Leaderboard 728 X 90

Tuesday, February 7, 2017

Missouri judge Margaret Holden Palmietto gives the impression that she is as dubious of assault and trespass charges against my wife, Carol, as we are


Judge Margaret Holden Palmietto
My wife, Carol, appeared before a Missouri judge yesterday and -- get this -- the judge seemed dubious of the assaulting-a-law-enforcement-officer and trespassing charges against Carol.

At least that's my interpretation. Could I be wrong? Sure. But something the judge said -- and the way she said it -- surprised us, in a positive way. We're not used to getting positive vibes in a courtroom, so maybe I just don't know how to handle (or interpret) them.

Here is a report on Carol's brief appearance, which was in a "cattle call" format, with maybe 15 defendants there while we were present. By the way, it was in the smallest court room I've ever seen. Maybe it's considered a hearing room, and not a court room; not sure about that one, but some people have walk-in closets that are bigger than this room. Jurors in this room probably would have to sit on each other's laps.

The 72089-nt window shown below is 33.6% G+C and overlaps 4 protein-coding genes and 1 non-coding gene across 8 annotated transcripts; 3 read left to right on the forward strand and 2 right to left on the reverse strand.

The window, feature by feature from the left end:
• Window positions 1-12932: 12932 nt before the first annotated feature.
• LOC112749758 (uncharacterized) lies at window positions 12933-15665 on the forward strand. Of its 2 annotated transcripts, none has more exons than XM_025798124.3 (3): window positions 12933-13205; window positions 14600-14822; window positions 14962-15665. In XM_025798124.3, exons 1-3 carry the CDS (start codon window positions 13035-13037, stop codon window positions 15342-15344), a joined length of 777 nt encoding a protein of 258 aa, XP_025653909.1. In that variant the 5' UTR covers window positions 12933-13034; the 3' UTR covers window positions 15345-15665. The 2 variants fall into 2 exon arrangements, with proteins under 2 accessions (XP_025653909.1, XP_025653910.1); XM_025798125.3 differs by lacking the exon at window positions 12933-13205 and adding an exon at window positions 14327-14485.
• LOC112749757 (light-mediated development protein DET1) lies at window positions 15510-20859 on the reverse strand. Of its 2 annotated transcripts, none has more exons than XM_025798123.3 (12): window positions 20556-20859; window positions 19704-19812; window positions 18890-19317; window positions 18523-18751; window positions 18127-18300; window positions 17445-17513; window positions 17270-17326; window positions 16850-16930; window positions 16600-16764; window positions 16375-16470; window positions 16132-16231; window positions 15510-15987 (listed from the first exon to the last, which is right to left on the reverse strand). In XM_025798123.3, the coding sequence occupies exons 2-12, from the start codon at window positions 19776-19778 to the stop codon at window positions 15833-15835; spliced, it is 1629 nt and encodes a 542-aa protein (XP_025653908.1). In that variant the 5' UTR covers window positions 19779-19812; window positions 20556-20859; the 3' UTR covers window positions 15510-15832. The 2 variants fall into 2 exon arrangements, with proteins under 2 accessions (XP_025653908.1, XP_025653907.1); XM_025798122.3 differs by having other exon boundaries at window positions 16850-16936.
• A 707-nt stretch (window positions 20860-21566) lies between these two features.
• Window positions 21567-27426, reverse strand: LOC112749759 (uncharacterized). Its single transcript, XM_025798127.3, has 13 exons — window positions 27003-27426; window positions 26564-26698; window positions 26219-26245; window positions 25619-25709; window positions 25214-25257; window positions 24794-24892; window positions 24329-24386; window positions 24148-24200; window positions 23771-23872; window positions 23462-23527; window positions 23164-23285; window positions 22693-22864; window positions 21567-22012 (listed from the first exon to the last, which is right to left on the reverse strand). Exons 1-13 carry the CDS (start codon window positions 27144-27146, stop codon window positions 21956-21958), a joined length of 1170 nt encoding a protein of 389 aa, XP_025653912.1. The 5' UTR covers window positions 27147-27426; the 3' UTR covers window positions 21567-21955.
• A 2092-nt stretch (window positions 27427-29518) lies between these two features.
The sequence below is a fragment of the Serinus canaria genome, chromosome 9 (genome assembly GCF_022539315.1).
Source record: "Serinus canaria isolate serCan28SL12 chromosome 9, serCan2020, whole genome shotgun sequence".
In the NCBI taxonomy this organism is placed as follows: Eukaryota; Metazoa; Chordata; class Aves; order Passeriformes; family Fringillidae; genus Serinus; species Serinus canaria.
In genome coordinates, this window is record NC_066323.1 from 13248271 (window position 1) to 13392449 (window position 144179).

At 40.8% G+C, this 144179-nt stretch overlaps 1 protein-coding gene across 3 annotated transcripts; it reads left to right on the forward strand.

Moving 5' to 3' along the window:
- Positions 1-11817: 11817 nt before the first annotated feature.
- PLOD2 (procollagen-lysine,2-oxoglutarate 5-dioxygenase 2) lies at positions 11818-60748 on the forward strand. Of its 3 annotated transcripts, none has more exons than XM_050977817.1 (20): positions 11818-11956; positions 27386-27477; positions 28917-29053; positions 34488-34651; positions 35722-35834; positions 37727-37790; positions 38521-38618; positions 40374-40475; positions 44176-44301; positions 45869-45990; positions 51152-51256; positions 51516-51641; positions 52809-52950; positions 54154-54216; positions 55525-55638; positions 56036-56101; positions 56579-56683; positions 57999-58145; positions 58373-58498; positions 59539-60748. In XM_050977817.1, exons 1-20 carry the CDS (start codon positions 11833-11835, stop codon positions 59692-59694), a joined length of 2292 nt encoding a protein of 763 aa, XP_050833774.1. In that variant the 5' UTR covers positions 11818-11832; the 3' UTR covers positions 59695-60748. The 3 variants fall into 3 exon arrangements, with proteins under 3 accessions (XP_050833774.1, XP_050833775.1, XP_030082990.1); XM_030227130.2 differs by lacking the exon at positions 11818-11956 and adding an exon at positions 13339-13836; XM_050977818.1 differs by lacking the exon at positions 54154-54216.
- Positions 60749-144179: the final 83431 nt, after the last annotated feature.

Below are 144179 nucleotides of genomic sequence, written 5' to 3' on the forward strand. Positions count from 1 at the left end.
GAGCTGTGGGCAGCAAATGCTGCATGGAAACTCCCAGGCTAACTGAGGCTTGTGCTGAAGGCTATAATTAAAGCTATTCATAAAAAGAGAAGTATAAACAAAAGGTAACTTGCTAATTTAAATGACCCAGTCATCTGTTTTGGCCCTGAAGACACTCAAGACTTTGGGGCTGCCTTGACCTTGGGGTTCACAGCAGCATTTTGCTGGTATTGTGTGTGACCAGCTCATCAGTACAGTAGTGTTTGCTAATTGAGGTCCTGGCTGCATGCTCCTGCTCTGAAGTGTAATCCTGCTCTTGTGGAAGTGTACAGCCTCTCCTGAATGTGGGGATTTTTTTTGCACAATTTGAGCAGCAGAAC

The event for Carol was advertised at case.net (Case Number 1631--CRO7731, State v. Carol T. Shuler) as a "bond appearance hearing." We thought that odd because Carol already had made bond, and that was reflected in the docket. We discovered yesterday afternoon that the record had been updated to say yesterday's hearing included an arraignment.

Judge Margaret Holden Palmietto, an appointee of Democratic Missouri Governor Jay Nixon, read the charges to Carol, gave her information about the Greene County Public Defender's Office, and set another appearance for 9 a.m. on March 15.